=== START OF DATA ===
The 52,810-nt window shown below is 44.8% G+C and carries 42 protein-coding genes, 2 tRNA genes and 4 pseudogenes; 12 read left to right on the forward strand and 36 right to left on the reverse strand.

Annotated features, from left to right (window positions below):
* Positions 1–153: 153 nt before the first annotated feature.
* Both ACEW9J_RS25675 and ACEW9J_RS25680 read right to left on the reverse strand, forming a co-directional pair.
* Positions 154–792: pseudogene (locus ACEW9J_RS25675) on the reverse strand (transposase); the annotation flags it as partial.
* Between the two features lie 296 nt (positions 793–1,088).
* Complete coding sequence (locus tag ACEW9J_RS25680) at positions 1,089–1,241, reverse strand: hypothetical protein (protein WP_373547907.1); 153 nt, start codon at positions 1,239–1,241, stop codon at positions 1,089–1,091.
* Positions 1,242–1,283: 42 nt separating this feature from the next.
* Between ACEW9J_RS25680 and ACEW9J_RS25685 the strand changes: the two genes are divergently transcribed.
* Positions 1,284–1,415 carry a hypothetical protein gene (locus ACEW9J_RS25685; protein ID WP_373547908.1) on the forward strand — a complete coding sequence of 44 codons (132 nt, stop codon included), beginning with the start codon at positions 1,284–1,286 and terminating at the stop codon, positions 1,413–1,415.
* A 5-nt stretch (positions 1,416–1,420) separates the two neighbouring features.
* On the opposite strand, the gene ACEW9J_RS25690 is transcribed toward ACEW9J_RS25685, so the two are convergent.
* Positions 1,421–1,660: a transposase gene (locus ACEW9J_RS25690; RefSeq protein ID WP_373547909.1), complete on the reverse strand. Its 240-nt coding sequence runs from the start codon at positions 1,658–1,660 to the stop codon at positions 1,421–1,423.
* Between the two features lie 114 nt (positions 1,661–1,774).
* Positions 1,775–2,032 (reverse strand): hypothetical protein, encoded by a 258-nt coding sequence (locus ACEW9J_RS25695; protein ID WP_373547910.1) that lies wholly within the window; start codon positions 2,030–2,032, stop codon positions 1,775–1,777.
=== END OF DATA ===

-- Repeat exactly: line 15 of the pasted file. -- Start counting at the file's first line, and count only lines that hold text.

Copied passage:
* Positions 1,775–2,032 (reverse strand): hypothetical protein, encoded by a 258-nt coding sequence (locus ACEW9J_RS25695; protein ID WP_373547910.1) that lies wholly within the window; start codon positions 2,030–2,032, stop codon positions 1,775–1,777.